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  1. #1

    Default Heat Treating Question

    Hey folks,

    Hope everyone's doing well during the shutdown.

    Heat treating question: My '80 80 FLH is lowered; learned how that was done while rebuilding by forks and replacing the sliders recently. So anyway, the stock kickstand has always been too long, metastable to tipping over with the wheel turned to the right so I decided to shorten it. First, heated it with an oxy-acet torch then flattened out the stock bend in a press. Then figured where I needed to bend it to shorten it an inch, reheated it to orange hot, stuck it in a vise and bent it by hand. Did this twice to fine tune the angle, then let it air cool.

    So, should I reheat this thing, then quench it in water to harden it or leave it as it is? Not sure what degree of hardness and ductility I need here and how to get it. Any advise appreciated.

    Thanks for your help.

    John

  2. #2
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    don't quench in water, its often too much of a shock to the steel & can make steel brittle, quench in oil like they do in the TV show 'Forged In Iron' ...

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    For a kickstand what you did should work for years and years. Water quench the very end of a cold chisel but don't make that kickstand brittle. Sudden instantaneous failure is spectacular but proly not what you want.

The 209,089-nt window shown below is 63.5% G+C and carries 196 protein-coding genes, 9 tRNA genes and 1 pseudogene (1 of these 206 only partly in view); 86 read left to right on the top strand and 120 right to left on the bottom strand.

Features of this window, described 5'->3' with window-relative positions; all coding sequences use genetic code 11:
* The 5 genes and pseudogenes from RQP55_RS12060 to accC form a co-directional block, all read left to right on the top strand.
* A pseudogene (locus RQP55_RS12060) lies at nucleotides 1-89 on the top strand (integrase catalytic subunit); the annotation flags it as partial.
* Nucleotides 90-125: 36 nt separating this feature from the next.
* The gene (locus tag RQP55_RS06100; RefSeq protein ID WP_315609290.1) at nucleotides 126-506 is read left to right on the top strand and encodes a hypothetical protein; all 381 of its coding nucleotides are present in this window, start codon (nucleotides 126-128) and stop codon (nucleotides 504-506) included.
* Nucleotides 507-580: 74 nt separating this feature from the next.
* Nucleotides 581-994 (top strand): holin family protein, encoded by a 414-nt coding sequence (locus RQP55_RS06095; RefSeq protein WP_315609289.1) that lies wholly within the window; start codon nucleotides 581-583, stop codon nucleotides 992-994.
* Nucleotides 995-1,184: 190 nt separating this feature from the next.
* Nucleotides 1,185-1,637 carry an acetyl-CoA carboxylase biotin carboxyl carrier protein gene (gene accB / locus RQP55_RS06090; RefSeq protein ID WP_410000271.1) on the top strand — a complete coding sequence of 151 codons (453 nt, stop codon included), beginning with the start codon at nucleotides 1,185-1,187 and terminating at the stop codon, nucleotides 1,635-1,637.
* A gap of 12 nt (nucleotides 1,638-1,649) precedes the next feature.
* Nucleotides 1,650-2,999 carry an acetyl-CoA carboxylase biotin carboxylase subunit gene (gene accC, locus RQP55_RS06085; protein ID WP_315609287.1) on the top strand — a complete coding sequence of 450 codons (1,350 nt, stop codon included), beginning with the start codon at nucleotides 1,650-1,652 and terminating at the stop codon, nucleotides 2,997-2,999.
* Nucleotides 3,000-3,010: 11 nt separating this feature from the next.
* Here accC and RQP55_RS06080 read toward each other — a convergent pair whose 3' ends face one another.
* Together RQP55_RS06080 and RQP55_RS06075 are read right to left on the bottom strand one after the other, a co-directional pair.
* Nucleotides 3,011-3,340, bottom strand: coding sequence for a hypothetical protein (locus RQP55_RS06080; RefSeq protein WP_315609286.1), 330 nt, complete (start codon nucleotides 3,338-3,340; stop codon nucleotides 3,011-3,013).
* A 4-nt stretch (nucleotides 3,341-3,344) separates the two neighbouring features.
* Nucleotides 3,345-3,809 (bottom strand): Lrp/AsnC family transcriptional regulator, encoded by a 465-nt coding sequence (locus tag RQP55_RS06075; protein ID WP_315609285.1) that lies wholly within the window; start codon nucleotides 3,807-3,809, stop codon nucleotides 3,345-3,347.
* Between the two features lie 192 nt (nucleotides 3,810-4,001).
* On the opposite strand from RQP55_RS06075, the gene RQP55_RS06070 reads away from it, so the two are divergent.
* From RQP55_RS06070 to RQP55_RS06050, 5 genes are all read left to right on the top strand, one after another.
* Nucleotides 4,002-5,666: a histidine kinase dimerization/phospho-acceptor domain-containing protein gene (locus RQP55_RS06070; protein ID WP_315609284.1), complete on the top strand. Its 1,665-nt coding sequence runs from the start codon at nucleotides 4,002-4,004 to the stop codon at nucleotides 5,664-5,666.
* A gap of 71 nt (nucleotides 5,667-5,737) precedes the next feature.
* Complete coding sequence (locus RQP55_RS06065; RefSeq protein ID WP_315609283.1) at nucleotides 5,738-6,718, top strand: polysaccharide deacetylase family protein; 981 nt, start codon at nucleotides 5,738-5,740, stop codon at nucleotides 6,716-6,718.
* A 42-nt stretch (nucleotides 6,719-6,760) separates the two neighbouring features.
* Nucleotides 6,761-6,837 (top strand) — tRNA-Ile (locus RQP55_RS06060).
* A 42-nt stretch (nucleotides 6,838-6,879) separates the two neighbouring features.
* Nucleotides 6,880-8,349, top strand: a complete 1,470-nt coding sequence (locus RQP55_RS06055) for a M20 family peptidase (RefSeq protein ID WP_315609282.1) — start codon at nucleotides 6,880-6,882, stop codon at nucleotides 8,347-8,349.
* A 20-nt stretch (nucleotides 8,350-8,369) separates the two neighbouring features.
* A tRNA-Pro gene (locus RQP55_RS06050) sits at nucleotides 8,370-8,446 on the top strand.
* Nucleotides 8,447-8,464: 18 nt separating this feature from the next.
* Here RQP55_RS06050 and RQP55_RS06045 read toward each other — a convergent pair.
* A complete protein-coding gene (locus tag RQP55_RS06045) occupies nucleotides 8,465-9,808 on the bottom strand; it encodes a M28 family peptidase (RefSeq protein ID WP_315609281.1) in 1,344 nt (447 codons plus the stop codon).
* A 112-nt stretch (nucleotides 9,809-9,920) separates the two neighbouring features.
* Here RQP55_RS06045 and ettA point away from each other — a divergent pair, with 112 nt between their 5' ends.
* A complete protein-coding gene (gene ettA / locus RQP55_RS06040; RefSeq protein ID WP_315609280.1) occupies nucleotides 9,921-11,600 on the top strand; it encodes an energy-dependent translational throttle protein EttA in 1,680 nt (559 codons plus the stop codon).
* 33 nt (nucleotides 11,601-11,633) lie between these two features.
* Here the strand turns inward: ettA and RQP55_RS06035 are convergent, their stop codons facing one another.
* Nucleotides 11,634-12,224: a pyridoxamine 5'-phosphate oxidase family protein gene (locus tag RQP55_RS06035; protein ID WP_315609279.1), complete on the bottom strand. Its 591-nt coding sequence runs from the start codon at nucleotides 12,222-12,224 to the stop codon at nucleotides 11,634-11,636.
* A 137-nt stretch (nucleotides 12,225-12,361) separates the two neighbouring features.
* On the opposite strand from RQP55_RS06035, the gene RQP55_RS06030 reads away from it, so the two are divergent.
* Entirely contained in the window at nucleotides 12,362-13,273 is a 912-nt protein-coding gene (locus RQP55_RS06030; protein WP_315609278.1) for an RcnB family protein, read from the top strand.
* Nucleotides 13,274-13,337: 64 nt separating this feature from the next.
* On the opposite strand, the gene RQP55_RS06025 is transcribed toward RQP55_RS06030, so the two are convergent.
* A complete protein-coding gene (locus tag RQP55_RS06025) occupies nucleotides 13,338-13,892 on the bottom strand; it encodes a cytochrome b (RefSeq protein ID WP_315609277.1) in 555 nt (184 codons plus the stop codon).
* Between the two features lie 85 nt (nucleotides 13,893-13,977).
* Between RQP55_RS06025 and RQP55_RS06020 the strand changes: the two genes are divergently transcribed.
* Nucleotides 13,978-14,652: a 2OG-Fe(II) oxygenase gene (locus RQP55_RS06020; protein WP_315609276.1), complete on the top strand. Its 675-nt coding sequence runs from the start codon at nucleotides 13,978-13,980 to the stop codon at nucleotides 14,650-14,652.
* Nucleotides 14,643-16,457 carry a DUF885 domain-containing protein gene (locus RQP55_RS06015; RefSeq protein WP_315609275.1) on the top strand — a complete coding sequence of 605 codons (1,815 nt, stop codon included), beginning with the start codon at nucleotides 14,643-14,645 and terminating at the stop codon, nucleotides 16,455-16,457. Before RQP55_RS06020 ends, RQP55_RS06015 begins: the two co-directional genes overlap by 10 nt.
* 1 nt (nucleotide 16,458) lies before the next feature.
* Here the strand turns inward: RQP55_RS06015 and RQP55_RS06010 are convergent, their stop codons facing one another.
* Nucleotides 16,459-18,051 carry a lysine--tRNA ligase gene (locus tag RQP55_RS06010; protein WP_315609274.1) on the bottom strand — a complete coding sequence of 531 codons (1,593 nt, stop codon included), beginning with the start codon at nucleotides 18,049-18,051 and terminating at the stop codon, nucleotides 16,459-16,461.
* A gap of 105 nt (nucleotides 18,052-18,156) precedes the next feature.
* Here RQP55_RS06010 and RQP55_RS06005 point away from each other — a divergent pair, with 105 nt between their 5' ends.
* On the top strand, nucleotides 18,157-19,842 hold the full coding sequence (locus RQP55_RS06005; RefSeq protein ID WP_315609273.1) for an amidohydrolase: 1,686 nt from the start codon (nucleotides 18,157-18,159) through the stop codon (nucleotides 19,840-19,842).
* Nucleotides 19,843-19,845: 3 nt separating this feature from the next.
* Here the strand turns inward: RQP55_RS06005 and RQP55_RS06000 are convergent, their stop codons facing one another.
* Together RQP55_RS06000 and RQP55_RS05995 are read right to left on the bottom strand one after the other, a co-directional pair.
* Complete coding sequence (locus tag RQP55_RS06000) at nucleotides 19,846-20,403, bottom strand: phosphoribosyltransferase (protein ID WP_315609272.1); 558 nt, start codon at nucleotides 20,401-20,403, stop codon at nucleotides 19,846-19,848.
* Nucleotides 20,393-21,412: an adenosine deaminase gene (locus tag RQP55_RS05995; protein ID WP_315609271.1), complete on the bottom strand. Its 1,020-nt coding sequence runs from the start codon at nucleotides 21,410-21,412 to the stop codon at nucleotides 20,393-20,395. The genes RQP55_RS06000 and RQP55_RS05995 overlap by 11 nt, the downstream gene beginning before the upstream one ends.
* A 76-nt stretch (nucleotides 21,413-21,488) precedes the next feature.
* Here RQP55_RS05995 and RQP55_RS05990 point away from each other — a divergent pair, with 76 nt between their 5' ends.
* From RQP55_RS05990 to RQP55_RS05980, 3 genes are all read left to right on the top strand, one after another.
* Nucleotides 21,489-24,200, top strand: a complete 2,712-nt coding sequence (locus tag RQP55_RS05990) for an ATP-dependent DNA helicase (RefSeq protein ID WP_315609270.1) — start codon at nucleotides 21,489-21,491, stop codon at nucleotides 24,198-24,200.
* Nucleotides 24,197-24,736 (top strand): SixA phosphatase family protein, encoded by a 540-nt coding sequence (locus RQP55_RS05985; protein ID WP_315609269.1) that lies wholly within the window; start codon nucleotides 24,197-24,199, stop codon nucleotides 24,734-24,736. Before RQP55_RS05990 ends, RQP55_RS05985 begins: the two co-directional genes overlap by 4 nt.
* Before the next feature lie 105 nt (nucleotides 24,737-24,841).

Dusty

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    Not enough carbon in mild steel to really matter.

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    Quote Originally Posted by KG View Post
    Not enough carbon in mild steel to really matter.
    But quenching will cause it to be more susceptible to fatigue cracks.
    Dusty

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    Quote Originally Posted by DustyDave View Post
    But quenching will cause it to be more susceptible to fatigue cracks.
    Dusty
    Agreed. If quenched you would need to temper it back a bit. Like 1 hour at 400 degrees.

    Heating and cooling to room temp in air puts it in a normalized state. Slow cool in wood ash over hours gets it annealed(softest state).

    I’ve quenched mild steel (.18% carbon) in cold water with no temper and tried to break it wit a hammer. No such luck. I’ve dropped hardened high carbon steel (.95% carbon) after quench (b4 temper) and had it shatter. It’s all about the carbon content.

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    Not to be off topic but what about valves. I need to shorten a valve tip and need to reharden it. Got to take about 60 thousand off the end. I had to harden a drill rod made JD pushrod once and the guru here (RIP) told me to do it in salt water. Seemed to work. Also have some of that cherry red stuff (kasenit is nla) but never tried it. Valves are usually made of some good stuff. Only thing I know is its not Stainless steel. Thanks

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    Use caution with valves. Their alloys very and can have reactions, I’ve herd even explosions. Alloy steels have divers heat treatment requirements. Some need an hour “soak” at 1950 degrees before quench. Some are air hardening ie room temp cool down equals quench. Others need oil, water or brine(slow to fastest quenchants).
    Id recommend keeping the heat out during cutting. Heat colors can be seen. The rainbows around welds are examples of that. If you don’t have those colors show up no re-heat treatment needed.